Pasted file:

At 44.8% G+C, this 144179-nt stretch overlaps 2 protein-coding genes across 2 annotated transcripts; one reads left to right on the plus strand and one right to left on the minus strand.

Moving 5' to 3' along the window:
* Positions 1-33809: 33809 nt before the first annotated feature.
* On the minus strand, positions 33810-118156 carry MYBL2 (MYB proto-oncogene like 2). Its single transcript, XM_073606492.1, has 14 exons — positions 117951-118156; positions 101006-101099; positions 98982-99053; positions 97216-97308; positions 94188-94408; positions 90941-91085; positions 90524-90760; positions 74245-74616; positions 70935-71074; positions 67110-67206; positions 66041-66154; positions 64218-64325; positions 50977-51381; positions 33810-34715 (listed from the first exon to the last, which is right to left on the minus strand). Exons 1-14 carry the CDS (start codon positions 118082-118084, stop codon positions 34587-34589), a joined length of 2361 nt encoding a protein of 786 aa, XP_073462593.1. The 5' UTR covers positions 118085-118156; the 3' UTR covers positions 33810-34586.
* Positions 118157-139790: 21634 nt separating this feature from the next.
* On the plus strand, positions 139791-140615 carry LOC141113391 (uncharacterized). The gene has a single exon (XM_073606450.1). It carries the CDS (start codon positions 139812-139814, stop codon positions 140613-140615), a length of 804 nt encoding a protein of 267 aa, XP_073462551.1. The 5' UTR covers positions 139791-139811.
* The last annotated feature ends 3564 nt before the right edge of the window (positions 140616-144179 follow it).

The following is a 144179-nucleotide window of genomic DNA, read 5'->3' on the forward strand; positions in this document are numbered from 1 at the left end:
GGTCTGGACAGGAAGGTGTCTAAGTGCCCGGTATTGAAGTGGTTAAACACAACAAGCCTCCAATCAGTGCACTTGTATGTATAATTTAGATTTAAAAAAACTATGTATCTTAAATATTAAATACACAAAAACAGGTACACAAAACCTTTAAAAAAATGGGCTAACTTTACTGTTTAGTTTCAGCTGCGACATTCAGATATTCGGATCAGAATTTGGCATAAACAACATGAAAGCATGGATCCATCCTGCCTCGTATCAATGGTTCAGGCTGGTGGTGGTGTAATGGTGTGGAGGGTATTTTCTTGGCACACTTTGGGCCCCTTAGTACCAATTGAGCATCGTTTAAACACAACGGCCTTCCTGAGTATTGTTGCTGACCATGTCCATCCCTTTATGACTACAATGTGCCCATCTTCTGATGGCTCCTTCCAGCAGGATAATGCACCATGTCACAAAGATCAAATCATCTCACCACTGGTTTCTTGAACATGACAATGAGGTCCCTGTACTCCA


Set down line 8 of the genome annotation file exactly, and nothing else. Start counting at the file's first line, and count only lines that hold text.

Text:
The following is a 144179-nucleotide window of genomic DNA, read 5'->3' on the forward strand; positions in this document are numbered from 1 at the left end: